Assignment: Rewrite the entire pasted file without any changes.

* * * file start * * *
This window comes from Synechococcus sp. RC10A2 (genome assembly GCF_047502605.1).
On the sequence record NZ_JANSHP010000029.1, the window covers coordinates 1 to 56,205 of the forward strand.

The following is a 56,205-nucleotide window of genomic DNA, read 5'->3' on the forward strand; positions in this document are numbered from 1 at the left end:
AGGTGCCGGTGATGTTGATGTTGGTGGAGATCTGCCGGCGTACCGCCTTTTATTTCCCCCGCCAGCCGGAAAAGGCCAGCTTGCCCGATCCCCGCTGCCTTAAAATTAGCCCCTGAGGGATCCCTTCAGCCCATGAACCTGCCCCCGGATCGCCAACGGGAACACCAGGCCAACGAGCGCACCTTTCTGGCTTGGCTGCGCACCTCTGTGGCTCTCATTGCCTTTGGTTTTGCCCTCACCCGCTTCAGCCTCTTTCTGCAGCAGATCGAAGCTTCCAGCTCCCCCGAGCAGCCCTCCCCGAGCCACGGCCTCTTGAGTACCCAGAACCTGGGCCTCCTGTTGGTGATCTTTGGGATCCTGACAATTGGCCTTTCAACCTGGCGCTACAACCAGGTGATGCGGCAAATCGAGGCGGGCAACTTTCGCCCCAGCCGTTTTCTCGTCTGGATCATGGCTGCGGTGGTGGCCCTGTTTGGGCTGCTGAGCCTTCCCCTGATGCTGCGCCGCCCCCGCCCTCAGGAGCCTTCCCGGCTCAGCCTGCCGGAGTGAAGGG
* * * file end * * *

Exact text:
This window comes from Synechococcus sp. RC10A2 (genome assembly GCF_047502605.1).
On the sequence record NZ_JANSHP010000029.1, the window covers coordinates 1 to 56,205 of the forward strand.

The following is a 56,205-nucleotide window of genomic DNA, read 5'->3' on the forward strand; positions in this document are numbered from 1 at the left end:
AGGTGCCGGTGATGTTGATGTTGGTGGAGATCTGCCGGCGTACCGCCTTTTATTTCCCCCGCCAGCCGGAAAAGGCCAGCTTGCCCGATCCCCGCTGCCTTAAAATTAGCCCCTGAGGGATCCCTTCAGCCCATGAACCTGCCCCCGGATCGCCAACGGGAACACCAGGCCAACGAGCGCACCTTTCTGGCTTGGCTGCGCACCTCTGTGGCTCTCATTGCCTTTGGTTTTGCCCTCACCCGCTTCAGCCTCTTTCTGCAGCAGATCGAAGCTTCCAGCTCCCCCGAGCAGCCCTCCCCGAGCCACGGCCTCTTGAGTACCCAGAACCTGGGCCTCCTGTTGGTGATCTTTGGGATCCTGACAATTGGCCTTTCAACCTGGCGCTACAACCAGGTGATGCGGCAAATCGAGGCGGGCAACTTTCGCCCCAGCCGTTTTCTCGTCTGGATCATGGCTGCGGTGGTGGCCCTGTTTGGGCTGCTGAGCCTTCCCCTGATGCTGCGCCGCCCCCGCCCTCAGGAGCCTTCCCGGCTCAGCCTGCCGGAGTGAAGGG